The authors of the paper: Large-scale, AST-based API-usage analysis of open-source Java projects made their data available and so I got to check out my thinking :-)

The plot below shows everything going to plan until around 10,000 method calls (about 50,000 lines of code). Why that sudden kink in the line (code and data)?

API vs. non-API method calls

One possibility is that once a program gets to a size of around 50,000 lines the developers decide to invest in one or more wrapper packages which create a purpose built interface to an API (programs often have their own requirements and needs that existing an existing API interface does not quite meet); this would cause API calls to decrease and non-API calls to increase. If this pattern of usage occurred there would be a permanent change in the API/non-API ratio, and in practice the ratio change appears to be temporary.

I’m a bit stumped by this behavior. Suggestions on possible mechanisms welcome.

I wish I had the time to investigate, but I have a book to finish.

Apps in Space Hackathon

June 10th, 2013 2 comments

I went along to the Satellite Applications hackathon last weekend. As a teenager I was very much into space flight and with this event being only 30 miles away how could I not attend. Around 25 or so hackers turned up, supported by seven or so knowledgeable and motivated people from the organizers/sponsors. Excellent food+drink, including sending out for Indian/Chinese for dinner. The one important item in short supply was example data to experiment with; the organizers are aware of this and plan to have a lot more data available at the next event.

The rationale for the event is to encourage the creation of business activities in the UK around the increasing amount of data beamed to Earth from satellites. At the moment a satellite image costs something like £100 if its in the back catalog and £10,000 if you want them to take one just for you; the price of images in the back catalog is about to plummet (new satellites coming on stream) and a company is being set up to act as a one stop shop+good user interface for pics (at the moment customers have to talk to a variety of suppliers to find see what’s available). I was excited to hear that I could have my own satellite launched for £100,000, the catch being that they are a bit more expensive to build.

Making use of satellite data requires other data plus support software. Many of the projects people decided to work on needed access to mapping data, e.g., which road is closest to this latitude/longitude. Open Streetmap is the obvious source of mapping data, the UK’s Ordinance Survey have also made some data freely available for public/commercial use. The current problem with this data is the lack of support libraries designed to handle satellite related queries (e.g., return nearest road, town, etc), the existing APIs are good for creating mapping images and dealing with routing.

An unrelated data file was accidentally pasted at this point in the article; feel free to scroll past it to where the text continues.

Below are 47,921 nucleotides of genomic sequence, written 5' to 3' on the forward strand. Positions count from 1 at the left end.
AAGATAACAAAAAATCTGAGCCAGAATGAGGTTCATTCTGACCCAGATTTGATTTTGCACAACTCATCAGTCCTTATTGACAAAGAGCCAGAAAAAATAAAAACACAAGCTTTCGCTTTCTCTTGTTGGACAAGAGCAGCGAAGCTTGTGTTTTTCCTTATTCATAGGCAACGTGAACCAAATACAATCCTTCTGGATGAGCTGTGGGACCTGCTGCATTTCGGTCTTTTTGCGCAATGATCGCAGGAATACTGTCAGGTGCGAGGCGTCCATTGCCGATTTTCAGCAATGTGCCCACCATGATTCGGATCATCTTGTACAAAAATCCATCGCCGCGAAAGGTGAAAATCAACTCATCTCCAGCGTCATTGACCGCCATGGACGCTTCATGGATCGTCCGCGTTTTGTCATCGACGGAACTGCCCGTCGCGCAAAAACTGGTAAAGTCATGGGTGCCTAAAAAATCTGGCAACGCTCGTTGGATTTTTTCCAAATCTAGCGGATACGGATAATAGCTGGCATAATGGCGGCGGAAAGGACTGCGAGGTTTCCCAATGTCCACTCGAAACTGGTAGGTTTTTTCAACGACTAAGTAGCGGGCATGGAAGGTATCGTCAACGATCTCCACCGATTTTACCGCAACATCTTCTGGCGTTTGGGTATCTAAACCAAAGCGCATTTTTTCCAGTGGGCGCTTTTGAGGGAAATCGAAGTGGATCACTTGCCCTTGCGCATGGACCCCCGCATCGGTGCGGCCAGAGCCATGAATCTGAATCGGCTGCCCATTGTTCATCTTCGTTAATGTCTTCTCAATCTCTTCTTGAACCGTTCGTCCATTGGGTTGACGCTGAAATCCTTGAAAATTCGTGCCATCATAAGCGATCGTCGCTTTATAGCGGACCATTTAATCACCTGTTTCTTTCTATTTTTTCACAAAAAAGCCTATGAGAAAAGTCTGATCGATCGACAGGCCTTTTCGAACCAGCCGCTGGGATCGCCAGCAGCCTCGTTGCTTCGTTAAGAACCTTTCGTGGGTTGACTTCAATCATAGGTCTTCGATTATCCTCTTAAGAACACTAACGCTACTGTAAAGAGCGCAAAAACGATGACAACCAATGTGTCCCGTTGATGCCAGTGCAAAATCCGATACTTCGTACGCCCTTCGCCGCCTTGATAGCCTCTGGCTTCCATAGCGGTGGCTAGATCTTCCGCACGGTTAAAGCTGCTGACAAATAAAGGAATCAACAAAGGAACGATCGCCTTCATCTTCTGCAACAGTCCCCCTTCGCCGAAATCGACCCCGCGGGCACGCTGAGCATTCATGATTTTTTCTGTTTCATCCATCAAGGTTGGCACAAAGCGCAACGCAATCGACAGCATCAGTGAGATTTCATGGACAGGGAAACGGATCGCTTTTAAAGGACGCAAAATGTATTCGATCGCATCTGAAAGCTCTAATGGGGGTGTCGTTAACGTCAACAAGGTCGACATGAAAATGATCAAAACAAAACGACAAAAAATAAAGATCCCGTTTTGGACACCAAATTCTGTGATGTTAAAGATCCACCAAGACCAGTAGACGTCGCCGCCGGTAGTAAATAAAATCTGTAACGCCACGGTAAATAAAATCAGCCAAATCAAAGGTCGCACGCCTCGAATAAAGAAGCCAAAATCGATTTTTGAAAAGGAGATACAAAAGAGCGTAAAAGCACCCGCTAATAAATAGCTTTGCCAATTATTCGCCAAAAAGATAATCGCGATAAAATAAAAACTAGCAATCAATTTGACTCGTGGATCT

Support for very large images is one area where existing tools are going to need an upgrade; by very large I mean single image files measured in gigabytes. I did not manage to view any gigabyte image files on my laptop (with 4G of ram), even after going for a coffee and sitting talking to somebody waiting for it to cool before drinking it, still a black rectangle. If the price of satellite images plummets and are easy to buy online, then I can imagine them becoming a discretionary item that people buy for a bit of fun and will then want to view using the devices they already own; telling them that this is not sensible is the wrong answer, the customer is always right and it has to be made to work.

One area where there is good software tool support is working out where satellites will appear in the sky; this is really an astronomical application and there are lots of astronomical tools out there. The Python crowd will be happy to know that scientific-grade astronomy routines are available in Pyephem.

For the most part the hacks created are bullet points of ideas and things to do. The team working on calculating the satellite beam likely to have the strongest signal at a given point on the Earth’s surface made a lot more progress than anybody else. This is because they had an existing Python library to use and ‘only’ needed to apply the trigonometry that we all learn in school.

Some suggestions for the organizers:

  • put lightening talks on existing technologies and some of their uses on the agenda (the brief presentation given on SAR was eye opening),
  • make some good example data public, i.e., downloadable for all to use. This is the only way to get lots of library support written,
  • create cut-down datasets that are usable on laptops. At a Hackathon people can only productively use what they know well and requiring them to use something unfamiliar, such as a virtual machine, is a major road block,
  • allow external users to take part, why limit your potential customer base to what can be fitted into a medium size room?